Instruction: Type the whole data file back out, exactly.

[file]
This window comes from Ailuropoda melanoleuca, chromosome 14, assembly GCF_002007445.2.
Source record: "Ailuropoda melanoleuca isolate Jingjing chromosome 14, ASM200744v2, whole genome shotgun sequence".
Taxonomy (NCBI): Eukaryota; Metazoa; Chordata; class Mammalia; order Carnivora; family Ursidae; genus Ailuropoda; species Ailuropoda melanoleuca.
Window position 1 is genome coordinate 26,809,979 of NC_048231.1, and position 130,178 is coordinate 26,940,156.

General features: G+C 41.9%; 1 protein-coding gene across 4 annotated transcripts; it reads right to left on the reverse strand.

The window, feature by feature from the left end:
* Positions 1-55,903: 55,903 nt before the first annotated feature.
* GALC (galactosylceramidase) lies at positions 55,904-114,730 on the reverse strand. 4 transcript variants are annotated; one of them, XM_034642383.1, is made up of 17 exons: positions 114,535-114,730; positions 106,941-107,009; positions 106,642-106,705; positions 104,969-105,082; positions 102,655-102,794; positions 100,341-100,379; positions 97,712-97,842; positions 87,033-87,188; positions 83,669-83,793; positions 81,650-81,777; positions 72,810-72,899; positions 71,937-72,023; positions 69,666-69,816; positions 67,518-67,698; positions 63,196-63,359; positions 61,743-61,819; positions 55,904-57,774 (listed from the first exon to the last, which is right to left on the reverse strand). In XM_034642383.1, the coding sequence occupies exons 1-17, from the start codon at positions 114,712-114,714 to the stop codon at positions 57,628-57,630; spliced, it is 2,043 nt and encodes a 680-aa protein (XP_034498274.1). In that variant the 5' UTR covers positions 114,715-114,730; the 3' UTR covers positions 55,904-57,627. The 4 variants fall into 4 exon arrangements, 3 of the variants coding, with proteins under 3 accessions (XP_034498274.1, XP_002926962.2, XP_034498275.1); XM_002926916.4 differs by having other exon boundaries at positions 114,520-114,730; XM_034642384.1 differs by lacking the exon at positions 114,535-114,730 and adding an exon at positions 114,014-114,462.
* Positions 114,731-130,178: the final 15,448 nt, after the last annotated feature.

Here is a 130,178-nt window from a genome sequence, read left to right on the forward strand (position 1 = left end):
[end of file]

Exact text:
This window comes from Ailuropoda melanoleuca, chromosome 14, assembly GCF_002007445.2.
Source record: "Ailuropoda melanoleuca isolate Jingjing chromosome 14, ASM200744v2, whole genome shotgun sequence".
Taxonomy (NCBI): Eukaryota; Metazoa; Chordata; class Mammalia; order Carnivora; family Ursidae; genus Ailuropoda; species Ailuropoda melanoleuca.
Window position 1 is genome coordinate 26,809,979 of NC_048231.1, and position 130,178 is coordinate 26,940,156.

General features: G+C 41.9%; 1 protein-coding gene across 4 annotated transcripts; it reads right to left on the reverse strand.

The window, feature by feature from the left end:
* Positions 1-55,903: 55,903 nt before the first annotated feature.
* GALC (galactosylceramidase) lies at positions 55,904-114,730 on the reverse strand. 4 transcript variants are annotated; one of them, XM_034642383.1, is made up of 17 exons: positions 114,535-114,730; positions 106,941-107,009; positions 106,642-106,705; positions 104,969-105,082; positions 102,655-102,794; positions 100,341-100,379; positions 97,712-97,842; positions 87,033-87,188; positions 83,669-83,793; positions 81,650-81,777; positions 72,810-72,899; positions 71,937-72,023; positions 69,666-69,816; positions 67,518-67,698; positions 63,196-63,359; positions 61,743-61,819; positions 55,904-57,774 (listed from the first exon to the last, which is right to left on the reverse strand). In XM_034642383.1, the coding sequence occupies exons 1-17, from the start codon at positions 114,712-114,714 to the stop codon at positions 57,628-57,630; spliced, it is 2,043 nt and encodes a 680-aa protein (XP_034498274.1). In that variant the 5' UTR covers positions 114,715-114,730; the 3' UTR covers positions 55,904-57,627. The 4 variants fall into 4 exon arrangements, 3 of the variants coding, with proteins under 3 accessions (XP_034498274.1, XP_002926962.2, XP_034498275.1); XM_002926916.4 differs by having other exon boundaries at positions 114,520-114,730; XM_034642384.1 differs by lacking the exon at positions 114,535-114,730 and adding an exon at positions 114,014-114,462.
* Positions 114,731-130,178: the final 15,448 nt, after the last annotated feature.

Here is a 130,178-nt window from a genome sequence, read left to right on the forward strand (position 1 = left end):